Though a promise to protect federal abortion rights by statute could also set Democrats up for disappointment. The 50-50 Senate has neither the votes to pass such legislation nor eliminate the filibuster to improve the chances of a bill advancing in the future. "I think it's important to note that there has been a vote on this, and it failed," Psaki told reporters aboard Air Force One. "It did not have even 50 votes, which means even if the filibuster were overturned, there would not have been enough votes to get this passed."

Sen. Joe Manchin (D-WV) opposes legal abortion in most cases and would side with Republicans on a vote on the Democrats’ preferred bill. Sen. Bob Casey (D-PA) has also traditionally opposed abortion, but his voting record on the matter has been in flux as the party has moved leftward socially, and his current position on the measure is less clear.

Nevertheless, the parties immediately split on their messaging on Roe’s precarious position. Republicans have mostly focused on the propriety of the leak, whereas Democrats have tried to shine the spotlight on abortion policy. “The integrity and independence of the Supreme Court is once again under attack,” Senate Minority Leader Mitch McConnell (R-KY) told reporters. "Last year, the Democratic leader went over on the steps of the Supreme Court, called a couple of the members out by name, and actually threatened reprisals if they didn't rule the way he chose.”

When asked directly about his role in working with former President Donald Trump to build the Supreme Court’s conservative majority via the Senate confirmation process, McConnell replied, “I think the story today is an effort by someone on the inside to discredit the institution ... which continues a pattern that we've observed over the last couple of years.”

Senate Majority Leader Chuck Schumer (D-NY) described this as evasive. “Every time it was brought up substantively about Roe v. Wade, all he did is talk about the leaks," he said. "Republicans are spending all their focus on the leak because they don't want to focus on Roe v. Wade.”

“They do not want to focus on Roe. I heard that Mitch McConnell was asked if you're proud that you got Roe repealed, and he wouldn't even answer 'yes' or 'no.' They spent a decade — two decades trying to repeal Roe, and now, they won't own up to it," Schumer added. "They're like the dog that caught the bus. They know they're on the wrong side of history.”

The White House has also made this argument, while remaining ambiguous about the appropriateness of leaking a Supreme Court opinion. Psaki said that "many Republicans have wanted to talk about that and not about whether they support the protection of a woman's right to choose, a woman's right to make decisions with her doctor about her healthcare," adding that it's "not a surprise, given by more than a 2-1 margin, Americans want the Supreme Court to support abortion rights."

Schumer, ever eager to avoid a primary challenge from the Left in New York, vowed to bring up doomed legislation to codify the Roe abortion regime. But how much this will benefit Democrats is unclear.

The day following the death of Justice Ruth Bader Ginsburg, a liberal icon, Democrats plowed more than $30 million into the coffers of their campaigns and allied groups through the liberal tech organization ActBlue. In the 23 hours after the Dobbs draft leaked, the total was just $9 million. By Thursday, ActBlue reported the number was up to $12 million.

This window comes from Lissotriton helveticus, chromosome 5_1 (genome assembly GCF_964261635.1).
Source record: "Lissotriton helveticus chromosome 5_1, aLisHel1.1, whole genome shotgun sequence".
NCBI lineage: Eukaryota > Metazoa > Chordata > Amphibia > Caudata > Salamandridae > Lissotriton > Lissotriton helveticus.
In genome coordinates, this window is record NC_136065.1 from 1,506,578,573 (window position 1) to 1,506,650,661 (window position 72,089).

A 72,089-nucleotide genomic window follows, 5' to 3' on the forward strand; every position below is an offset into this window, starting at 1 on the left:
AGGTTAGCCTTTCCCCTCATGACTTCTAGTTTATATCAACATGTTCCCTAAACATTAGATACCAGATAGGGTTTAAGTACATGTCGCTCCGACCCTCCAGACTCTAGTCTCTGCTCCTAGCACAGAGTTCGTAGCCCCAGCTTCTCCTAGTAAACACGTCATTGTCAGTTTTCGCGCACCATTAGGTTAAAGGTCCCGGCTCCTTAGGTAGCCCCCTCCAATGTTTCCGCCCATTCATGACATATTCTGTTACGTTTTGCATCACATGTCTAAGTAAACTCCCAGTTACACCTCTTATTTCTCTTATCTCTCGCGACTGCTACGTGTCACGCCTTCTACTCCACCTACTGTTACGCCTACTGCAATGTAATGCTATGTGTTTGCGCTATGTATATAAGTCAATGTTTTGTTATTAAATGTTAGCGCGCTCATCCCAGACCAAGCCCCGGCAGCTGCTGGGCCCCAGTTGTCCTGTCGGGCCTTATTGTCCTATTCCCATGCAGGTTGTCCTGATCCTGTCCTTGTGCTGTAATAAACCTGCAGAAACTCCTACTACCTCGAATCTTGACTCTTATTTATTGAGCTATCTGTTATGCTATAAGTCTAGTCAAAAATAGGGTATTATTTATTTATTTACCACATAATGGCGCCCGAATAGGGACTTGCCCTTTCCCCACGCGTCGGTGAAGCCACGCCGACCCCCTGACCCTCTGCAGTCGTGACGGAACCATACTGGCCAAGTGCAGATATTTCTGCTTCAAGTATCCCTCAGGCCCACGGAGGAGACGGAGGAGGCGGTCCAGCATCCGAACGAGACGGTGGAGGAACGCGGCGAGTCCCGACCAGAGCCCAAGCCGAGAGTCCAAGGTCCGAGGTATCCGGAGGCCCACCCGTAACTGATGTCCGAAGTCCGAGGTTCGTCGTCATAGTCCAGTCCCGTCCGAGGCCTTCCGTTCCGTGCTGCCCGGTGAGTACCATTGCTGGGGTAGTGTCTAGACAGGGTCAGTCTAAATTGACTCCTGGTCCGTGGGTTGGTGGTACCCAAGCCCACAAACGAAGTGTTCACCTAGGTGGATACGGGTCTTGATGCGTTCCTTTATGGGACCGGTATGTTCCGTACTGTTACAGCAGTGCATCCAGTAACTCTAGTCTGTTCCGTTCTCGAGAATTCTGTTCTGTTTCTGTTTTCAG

A rush Politico poll conducted after the outlet published the leaked document found that abortion remained a relatively low priority for voters compared to inflation or the economy. The survey found that economic issues were ranked as most important by a plurality of 41% of registered voters, compared to just 8% who named women’s issues, which includes abortion. The number rose to 18% among Democratic women, suggesting some impact on base enthusiasm, but not much.

The enactment of anti-abortion laws in a variety of red states, including Texas, has not moved the needle for Democrats in national polling. Republicans continued to be favored in most generic congressional ballot polls after GOP-led states passed abortion bans, some of which have become the basis for legal challenges to Roe.

There is also the possibility that the angry protests by activists will backfire. Already, pro-choice demonstrators have congregated outside the homes of conservative justices, including that of Barrett, a mother with young children. Even taller fences were installed outside the Supreme Court later in the week. Any violence could hurt Democrats, as the 2020 rioting eventually did. The racial justice protests were at least initially a less polarizing topic than abortion has been for the last 50 years.

Conservatives have hoped for, and liberals feared, this outcome many times before. The last time Roe was thought to be in serious danger was when the Casey decision was handed down. After 12 years of Republican presidents and no vacancy occurring on the high court during President Jimmy Carter’s term, the only Democratic-appointed justice was Byron White, who dissented in Roe.

Instead, Casey was a 5-4 decision affirming the core holding of Roe. All five votes preserving abortion rights came from justices nominated by Republican presidents, as did three of the four dissents. Justice Anthony Kennedy, President Ronald Reagan’s 1987 nominee after anti-Roe Robert Bork was defeated by a Democratic Senate and Douglas Ginsburg was withdrawn, wrote the opinion.

"At the heart of liberty is the right to define one's own concept of existence, of meaning, of the universe, and of the mystery of human life,” Kennedy wrote in a much-mocked passage of a decision that dismayed conservatives. But Casey did expand the ability of states to regulate abortion, leading to a number of popular restrictions being passed throughout the 1990s and gains in acceptance of the pro-life label in public opinion polls.

Many court watchers thought a Casey-like erosion of Roe that left the basic abortion holding intact was a likely outcome of Dobbs. It may still be. But if Alito’s leaked opinion remains the majority position of the court, this ruling will go further than that. Either way, until the ruling is announced, this leaked draft remains the lens through which activists and politicians will be looking.

W. James Antle III is the Washington Examiner's politics editor.